Dr. Lindsey Dougherty was scuba certified at 14 years old in a freezing, zero-visibility lake in land-locked Colorado, and has been underwater ever since. She taught scuba in Zanzibar as a PADI instructor, she is an AAUS scientific diver with over 3,000 dives, and she has been lucky enough to dive for work, research, and recreation all over the world.
Lindsey is an avid underwater photographer. She was a photographer/videographer for the Seattle Aquarium Indonesia Expedition, a principal coral scientist and photographer for the Elysium Expedition, and a scientist for the Sea and Learn Saba Program. Lindsey has written articles and taken underwater photographs for Biosphere, Scuba Diver Ocean Planet, and Scientific American magazines, and exhibited in a solo summer show at the Broomfield Auditorium and as part of the Pop! Gallery on Pearl Street in Boulder.
Lindsey’s love of photography stems from her background in animal behavior - she received her PhD from the University of California Berkeley in 2016 on the flashing “disco” clam, and did the majority of her research throughout the Indo-Pacific. Her research has been featured in over 50 new stories, including the New York Times, CNN, the Discovery Channel, and National Geographic. She continued her research in her post-doc with the Li Lab at the University of Colorado Boulder where she now teaches EBIO 3190 - Tropical Marine Ecology.
Lindsey does as much ocean outreach as possible, having participated in many educational and public programs throughout California and Colorado. She is a Scientific Advisory Board member for the Ocean First Institute, works with the University of Colorado Museum of Natural History, and teaches an annual marine biology course with photography to recreational scuba divers. Lindsey hopes to combine photography, storytelling and science to inspire a love for the ocean in life-long learners across Colorado.
Dusty is a 6th generation Floridian born and raised fishing the waters we call home. He spends much of his time offshore with friends and family and deeply understands the interconnections between ecological and human dimensions of fishery research.
Matt is a 4th generation Floridan and charter guide in the Gulf of Mexico. He loves creating meaningful experiences for families through sharing the ecological treasures of the Gulf. He deeply understands the value of protecting our fisheries.
Samm holds a masters in Environmental Management, has worked in formal and informal STEM education, and has traveled to many areas in South America. Samm questions the ordinary and challenges social norms with strength and grace.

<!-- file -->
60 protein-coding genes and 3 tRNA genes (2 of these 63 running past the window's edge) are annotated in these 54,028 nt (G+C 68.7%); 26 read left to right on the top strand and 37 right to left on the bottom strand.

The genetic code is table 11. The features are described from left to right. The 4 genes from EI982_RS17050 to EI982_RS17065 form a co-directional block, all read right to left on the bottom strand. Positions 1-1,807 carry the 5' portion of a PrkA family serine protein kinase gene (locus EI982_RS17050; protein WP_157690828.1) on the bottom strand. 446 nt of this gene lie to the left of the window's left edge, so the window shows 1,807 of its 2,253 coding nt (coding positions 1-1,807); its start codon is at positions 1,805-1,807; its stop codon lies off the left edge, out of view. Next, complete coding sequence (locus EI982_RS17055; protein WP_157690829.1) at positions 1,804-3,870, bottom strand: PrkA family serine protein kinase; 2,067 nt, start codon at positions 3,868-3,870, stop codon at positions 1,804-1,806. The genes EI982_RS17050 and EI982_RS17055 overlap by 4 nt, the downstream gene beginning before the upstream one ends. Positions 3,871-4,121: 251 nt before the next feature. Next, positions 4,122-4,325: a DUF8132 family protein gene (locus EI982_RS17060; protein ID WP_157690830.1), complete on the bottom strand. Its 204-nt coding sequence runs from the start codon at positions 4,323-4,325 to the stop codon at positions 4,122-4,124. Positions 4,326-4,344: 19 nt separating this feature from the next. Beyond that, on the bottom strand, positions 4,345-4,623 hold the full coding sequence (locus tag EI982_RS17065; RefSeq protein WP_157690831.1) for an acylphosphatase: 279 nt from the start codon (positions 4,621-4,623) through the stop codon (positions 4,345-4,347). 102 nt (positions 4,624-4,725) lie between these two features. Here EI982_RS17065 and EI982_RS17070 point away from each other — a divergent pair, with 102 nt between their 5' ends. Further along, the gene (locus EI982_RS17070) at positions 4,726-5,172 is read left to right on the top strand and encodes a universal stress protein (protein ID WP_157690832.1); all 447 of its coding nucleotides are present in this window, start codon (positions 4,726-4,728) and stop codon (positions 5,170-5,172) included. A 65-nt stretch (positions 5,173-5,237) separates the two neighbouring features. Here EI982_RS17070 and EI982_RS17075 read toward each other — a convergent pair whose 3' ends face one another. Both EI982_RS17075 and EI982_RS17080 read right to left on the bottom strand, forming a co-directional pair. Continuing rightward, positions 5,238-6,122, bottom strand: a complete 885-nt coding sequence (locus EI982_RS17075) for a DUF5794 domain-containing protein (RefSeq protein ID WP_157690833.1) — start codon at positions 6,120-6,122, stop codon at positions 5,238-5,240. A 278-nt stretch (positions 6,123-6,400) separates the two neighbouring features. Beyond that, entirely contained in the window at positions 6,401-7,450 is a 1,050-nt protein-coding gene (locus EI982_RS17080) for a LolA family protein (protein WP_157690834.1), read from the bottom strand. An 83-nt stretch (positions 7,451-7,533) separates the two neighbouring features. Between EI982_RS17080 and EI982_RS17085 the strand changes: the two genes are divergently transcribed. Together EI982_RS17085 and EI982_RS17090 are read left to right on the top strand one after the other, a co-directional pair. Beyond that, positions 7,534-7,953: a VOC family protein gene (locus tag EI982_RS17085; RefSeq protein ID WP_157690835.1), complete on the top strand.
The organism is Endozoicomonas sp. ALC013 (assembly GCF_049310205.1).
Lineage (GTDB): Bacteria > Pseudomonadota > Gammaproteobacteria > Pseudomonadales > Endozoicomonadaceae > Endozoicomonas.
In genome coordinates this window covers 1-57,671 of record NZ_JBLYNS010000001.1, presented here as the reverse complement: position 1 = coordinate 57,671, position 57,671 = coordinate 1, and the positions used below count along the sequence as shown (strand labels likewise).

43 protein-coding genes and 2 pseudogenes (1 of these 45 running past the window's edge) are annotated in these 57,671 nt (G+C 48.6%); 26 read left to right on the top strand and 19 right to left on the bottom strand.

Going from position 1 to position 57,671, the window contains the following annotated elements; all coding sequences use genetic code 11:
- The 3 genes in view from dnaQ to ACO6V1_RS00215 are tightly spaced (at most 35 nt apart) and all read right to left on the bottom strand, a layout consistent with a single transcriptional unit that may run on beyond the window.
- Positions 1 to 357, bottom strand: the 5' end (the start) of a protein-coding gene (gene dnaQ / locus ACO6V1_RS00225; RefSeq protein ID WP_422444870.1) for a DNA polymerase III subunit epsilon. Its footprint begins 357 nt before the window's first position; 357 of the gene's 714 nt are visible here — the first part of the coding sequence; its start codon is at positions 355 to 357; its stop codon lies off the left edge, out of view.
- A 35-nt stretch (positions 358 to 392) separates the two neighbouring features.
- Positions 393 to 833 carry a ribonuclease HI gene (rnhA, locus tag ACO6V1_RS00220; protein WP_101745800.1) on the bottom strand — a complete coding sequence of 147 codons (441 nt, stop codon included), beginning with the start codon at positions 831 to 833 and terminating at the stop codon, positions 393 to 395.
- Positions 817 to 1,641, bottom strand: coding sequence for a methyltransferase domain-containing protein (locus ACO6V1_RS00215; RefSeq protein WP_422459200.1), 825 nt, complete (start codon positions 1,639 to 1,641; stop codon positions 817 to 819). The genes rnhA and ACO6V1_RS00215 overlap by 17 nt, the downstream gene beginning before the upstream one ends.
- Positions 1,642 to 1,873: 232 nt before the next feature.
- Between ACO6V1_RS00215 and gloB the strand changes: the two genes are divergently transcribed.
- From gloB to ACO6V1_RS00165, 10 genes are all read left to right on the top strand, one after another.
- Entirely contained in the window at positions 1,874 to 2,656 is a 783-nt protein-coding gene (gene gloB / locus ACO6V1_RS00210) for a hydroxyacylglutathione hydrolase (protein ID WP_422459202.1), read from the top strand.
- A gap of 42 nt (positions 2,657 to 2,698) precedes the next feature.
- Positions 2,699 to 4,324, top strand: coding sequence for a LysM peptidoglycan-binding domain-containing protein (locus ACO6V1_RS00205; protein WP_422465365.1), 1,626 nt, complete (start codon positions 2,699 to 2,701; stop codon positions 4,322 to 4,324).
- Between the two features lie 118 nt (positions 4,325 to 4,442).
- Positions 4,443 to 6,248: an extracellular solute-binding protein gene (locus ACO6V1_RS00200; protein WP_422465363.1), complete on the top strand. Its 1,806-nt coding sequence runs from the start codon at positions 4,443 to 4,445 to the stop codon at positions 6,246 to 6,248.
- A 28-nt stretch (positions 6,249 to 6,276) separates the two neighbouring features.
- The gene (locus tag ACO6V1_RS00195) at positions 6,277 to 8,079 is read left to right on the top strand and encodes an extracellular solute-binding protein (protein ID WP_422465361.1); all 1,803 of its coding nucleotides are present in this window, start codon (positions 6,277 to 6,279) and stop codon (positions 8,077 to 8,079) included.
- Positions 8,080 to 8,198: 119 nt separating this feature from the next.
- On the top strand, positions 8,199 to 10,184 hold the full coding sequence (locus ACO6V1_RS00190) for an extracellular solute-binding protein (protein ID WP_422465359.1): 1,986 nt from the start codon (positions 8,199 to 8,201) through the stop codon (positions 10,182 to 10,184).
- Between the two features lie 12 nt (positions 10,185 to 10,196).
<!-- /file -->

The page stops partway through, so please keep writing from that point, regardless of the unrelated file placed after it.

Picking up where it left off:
Savannah is a recent graduate from the University of Texas with degrees in Biology and French language. She conducts field ornithology research in Colorado and is applying for PhD programs in biodiversity conservation.
Lisa is a South Korean national living and studying in Florida. She is interested in the topics of international relations, cultural diversity majored in the field, to share her talent globally.. As a global citizen, she believes that not only her but every individual has an opportunity to make a positive change in the international community. "In retrospect, my biggest contribution was the summer that I held an English language and Canadian culture exchange program for Korean children from low-income families. Originally, I was born in South Korea, I spent part of my adolescent time in Canada and now I live in the U.S. I’m passionate about traveling, studying other cultures and languages; my recent study abroad in France taught me much about the way Europeans live their lives. I was so fascinated by it, I’m writing a research paper about French culture, currently."
Melanie has a Masters degree in Journalism and has written for news sources all over the USA. Talking to Melanie is comparable to long conversations with your childhood bestfriend.
Robert is a writer who has published his work in many avenues. He has a specialty of attention to detail in those he interviews and a care for his clients that is illuminated in his articles.